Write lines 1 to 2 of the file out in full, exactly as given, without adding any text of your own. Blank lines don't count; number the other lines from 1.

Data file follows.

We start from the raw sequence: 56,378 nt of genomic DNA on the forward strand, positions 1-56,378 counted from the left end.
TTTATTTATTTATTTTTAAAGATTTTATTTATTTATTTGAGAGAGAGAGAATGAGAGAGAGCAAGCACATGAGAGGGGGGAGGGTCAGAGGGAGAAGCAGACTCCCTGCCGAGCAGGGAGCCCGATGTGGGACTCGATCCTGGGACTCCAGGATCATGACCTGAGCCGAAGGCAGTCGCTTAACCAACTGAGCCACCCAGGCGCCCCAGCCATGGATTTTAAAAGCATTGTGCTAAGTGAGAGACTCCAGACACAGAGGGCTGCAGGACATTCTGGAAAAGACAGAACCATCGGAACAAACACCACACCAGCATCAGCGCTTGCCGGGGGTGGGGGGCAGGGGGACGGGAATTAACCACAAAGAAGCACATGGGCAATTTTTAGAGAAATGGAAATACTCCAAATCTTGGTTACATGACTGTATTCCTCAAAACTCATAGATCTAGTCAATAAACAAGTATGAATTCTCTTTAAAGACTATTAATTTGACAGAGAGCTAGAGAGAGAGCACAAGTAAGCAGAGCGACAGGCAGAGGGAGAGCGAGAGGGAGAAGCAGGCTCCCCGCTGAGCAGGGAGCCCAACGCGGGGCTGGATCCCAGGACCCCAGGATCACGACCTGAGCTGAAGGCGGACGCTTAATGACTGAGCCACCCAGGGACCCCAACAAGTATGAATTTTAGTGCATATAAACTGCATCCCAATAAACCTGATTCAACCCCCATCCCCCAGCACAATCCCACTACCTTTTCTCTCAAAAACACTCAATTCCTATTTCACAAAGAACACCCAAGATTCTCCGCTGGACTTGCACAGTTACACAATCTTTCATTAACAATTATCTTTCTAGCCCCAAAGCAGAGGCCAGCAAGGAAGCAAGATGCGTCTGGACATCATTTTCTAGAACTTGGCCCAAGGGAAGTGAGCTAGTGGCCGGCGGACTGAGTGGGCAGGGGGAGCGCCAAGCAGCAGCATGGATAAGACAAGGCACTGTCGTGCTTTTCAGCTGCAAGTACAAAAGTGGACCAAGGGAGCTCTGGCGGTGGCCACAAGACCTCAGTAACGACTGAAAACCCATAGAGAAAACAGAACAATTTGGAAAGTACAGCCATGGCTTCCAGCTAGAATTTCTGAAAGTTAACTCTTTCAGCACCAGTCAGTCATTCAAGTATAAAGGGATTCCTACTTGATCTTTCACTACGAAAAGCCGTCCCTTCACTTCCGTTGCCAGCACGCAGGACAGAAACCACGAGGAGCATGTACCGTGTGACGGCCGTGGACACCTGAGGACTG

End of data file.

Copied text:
We start from the raw sequence: 56,378 nt of genomic DNA on the forward strand, positions 1-56,378 counted from the left end.
TTTATTTATTTATTTTTAAAGATTTTATTTATTTATTTGAGAGAGAGAGAATGAGAGAGAGCAAGCACATGAGAGGGGGGAGGGTCAGAGGGAGAAGCAGACTCCCTGCCGAGCAGGGAGCCCGATGTGGGACTCGATCCTGGGACTCCAGGATCATGACCTGAGCCGAAGGCAGTCGCTTAACCAACTGAGCCACCCAGGCGCCCCAGCCATGGATTTTAAAAGCATTGTGCTAAGTGAGAGACTCCAGACACAGAGGGCTGCAGGACATTCTGGAAAAGACAGAACCATCGGAACAAACACCACACCAGCATCAGCGCTTGCCGGGGGTGGGGGGCAGGGGGACGGGAATTAACCACAAAGAAGCACATGGGCAATTTTTAGAGAAATGGAAATACTCCAAATCTTGGTTACATGACTGTATTCCTCAAAACTCATAGATCTAGTCAATAAACAAGTATGAATTCTCTTTAAAGACTATTAATTTGACAGAGAGCTAGAGAGAGAGCACAAGTAAGCAGAGCGACAGGCAGAGGGAGAGCGAGAGGGAGAAGCAGGCTCCCCGCTGAGCAGGGAGCCCAACGCGGGGCTGGATCCCAGGACCCCAGGATCACGACCTGAGCTGAAGGCGGACGCTTAATGACTGAGCCACCCAGGGACCCCAACAAGTATGAATTTTAGTGCATATAAACTGCATCCCAATAAACCTGATTCAACCCCCATCCCCCAGCACAATCCCACTACCTTTTCTCTCAAAAACACTCAATTCCTATTTCACAAAGAACACCCAAGATTCTCCGCTGGACTTGCACAGTTACACAATCTTTCATTAACAATTATCTTTCTAGCCCCAAAGCAGAGGCCAGCAAGGAAGCAAGATGCGTCTGGACATCATTTTCTAGAACTTGGCCCAAGGGAAGTGAGCTAGTGGCCGGCGGACTGAGTGGGCAGGGGGAGCGCCAAGCAGCAGCATGGATAAGACAAGGCACTGTCGTGCTTTTCAGCTGCAAGTACAAAAGTGGACCAAGGGAGCTCTGGCGGTGGCCACAAGACCTCAGTAACGACTGAAAACCCATAGAGAAAACAGAACAATTTGGAAAGTACAGCCATGGCTTCCAGCTAGAATTTCTGAAAGTTAACTCTTTCAGCACCAGTCAGTCATTCAAGTATAAAGGGATTCCTACTTGATCTTTCACTACGAAAAGCCGTCCCTTCACTTCCGTTGCCAGCACGCAGGACAGAAACCACGAGGAGCATGTACCGTGTGACGGCCGTGGACACCTGAGGACTG